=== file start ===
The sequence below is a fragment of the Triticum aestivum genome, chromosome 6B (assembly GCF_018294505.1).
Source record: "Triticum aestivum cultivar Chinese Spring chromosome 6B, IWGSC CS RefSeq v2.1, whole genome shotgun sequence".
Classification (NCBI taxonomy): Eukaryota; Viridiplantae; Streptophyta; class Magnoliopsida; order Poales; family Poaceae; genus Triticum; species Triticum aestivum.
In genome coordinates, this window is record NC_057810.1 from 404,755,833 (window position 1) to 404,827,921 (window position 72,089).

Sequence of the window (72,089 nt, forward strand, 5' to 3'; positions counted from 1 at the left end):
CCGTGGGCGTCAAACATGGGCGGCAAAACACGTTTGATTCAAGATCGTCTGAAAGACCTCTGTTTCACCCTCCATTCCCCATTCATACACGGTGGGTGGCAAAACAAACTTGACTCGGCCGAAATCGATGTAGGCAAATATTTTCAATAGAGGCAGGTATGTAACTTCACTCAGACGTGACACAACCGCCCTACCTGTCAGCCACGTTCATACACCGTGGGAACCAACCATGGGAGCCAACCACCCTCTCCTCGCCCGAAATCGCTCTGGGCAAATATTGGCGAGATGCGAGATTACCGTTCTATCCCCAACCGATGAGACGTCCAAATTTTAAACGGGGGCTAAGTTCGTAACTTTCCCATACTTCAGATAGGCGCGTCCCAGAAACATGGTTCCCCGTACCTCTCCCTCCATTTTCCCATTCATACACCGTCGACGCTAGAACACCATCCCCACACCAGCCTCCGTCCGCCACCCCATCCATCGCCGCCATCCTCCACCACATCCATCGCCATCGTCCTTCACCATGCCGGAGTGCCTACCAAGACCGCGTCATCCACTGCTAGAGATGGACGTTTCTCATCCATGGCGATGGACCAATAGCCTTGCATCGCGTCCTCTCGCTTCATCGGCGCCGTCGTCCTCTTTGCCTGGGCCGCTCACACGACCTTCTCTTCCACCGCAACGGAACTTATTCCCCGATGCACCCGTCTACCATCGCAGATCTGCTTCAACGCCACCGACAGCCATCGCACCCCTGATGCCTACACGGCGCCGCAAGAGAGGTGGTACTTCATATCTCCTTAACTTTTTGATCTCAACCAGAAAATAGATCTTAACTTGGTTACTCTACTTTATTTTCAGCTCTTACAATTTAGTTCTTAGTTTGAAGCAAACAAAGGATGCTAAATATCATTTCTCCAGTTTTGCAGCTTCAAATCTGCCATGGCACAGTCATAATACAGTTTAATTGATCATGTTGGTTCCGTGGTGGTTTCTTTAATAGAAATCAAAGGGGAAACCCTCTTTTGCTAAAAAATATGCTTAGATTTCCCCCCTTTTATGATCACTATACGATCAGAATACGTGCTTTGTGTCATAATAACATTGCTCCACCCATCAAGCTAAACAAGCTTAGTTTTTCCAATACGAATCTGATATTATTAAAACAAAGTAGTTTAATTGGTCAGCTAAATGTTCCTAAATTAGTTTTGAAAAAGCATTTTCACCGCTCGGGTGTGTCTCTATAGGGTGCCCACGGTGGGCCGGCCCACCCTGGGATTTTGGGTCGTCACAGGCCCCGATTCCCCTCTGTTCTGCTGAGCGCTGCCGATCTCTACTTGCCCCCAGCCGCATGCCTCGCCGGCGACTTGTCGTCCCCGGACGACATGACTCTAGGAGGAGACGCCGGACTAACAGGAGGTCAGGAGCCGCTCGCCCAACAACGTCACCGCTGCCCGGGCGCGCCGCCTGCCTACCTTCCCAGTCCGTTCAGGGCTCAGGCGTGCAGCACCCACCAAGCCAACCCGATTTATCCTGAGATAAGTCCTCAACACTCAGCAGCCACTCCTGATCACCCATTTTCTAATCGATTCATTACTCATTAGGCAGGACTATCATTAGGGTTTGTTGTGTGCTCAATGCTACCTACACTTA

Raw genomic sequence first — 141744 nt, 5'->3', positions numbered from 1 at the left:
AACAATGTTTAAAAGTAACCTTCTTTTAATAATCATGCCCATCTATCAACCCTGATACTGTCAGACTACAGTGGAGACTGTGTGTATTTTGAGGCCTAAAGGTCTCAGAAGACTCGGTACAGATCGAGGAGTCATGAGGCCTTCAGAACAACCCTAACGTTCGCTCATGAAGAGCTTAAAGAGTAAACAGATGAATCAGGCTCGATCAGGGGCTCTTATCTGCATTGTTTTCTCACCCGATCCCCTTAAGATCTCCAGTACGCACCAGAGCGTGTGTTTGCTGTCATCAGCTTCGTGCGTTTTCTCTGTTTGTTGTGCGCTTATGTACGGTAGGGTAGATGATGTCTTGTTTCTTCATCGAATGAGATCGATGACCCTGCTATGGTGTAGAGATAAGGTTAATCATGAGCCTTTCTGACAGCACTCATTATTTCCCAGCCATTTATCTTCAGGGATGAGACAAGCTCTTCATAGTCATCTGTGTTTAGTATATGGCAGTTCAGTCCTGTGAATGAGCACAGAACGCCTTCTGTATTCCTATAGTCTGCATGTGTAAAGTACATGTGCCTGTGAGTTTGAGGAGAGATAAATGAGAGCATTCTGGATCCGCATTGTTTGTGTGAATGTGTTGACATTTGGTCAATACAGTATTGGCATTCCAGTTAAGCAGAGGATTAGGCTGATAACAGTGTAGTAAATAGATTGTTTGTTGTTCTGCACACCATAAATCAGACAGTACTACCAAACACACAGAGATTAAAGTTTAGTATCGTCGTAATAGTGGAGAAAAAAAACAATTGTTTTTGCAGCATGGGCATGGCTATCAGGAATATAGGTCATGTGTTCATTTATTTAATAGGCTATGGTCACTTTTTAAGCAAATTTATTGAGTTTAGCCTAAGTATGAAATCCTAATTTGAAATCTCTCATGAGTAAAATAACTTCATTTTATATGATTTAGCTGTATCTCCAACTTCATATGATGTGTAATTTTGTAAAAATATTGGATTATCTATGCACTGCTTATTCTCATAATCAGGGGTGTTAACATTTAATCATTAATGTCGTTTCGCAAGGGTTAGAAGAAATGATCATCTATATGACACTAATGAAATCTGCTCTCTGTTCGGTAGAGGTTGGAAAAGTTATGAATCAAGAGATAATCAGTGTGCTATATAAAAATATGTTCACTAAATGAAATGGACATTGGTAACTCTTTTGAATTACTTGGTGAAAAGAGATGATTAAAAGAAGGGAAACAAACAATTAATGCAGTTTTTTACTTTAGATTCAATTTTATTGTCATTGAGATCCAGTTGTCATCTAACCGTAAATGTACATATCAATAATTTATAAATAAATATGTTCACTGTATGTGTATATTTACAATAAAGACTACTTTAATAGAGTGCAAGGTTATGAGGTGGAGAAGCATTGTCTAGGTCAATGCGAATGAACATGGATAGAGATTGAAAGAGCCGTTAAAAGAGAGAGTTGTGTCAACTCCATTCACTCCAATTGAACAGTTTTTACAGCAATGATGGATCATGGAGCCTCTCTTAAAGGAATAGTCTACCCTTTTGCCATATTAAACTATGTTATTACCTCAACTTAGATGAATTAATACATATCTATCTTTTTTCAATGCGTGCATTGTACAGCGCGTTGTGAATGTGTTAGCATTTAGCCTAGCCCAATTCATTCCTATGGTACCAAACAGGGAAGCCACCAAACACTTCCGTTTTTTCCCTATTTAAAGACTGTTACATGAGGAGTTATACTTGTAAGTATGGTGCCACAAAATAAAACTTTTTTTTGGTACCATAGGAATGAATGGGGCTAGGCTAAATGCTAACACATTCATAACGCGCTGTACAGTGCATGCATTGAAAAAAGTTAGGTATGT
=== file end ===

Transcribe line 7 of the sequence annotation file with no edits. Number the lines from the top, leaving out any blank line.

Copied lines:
Raw genomic sequence first — 141744 nt, 5'->3', positions numbered from 1 at the left: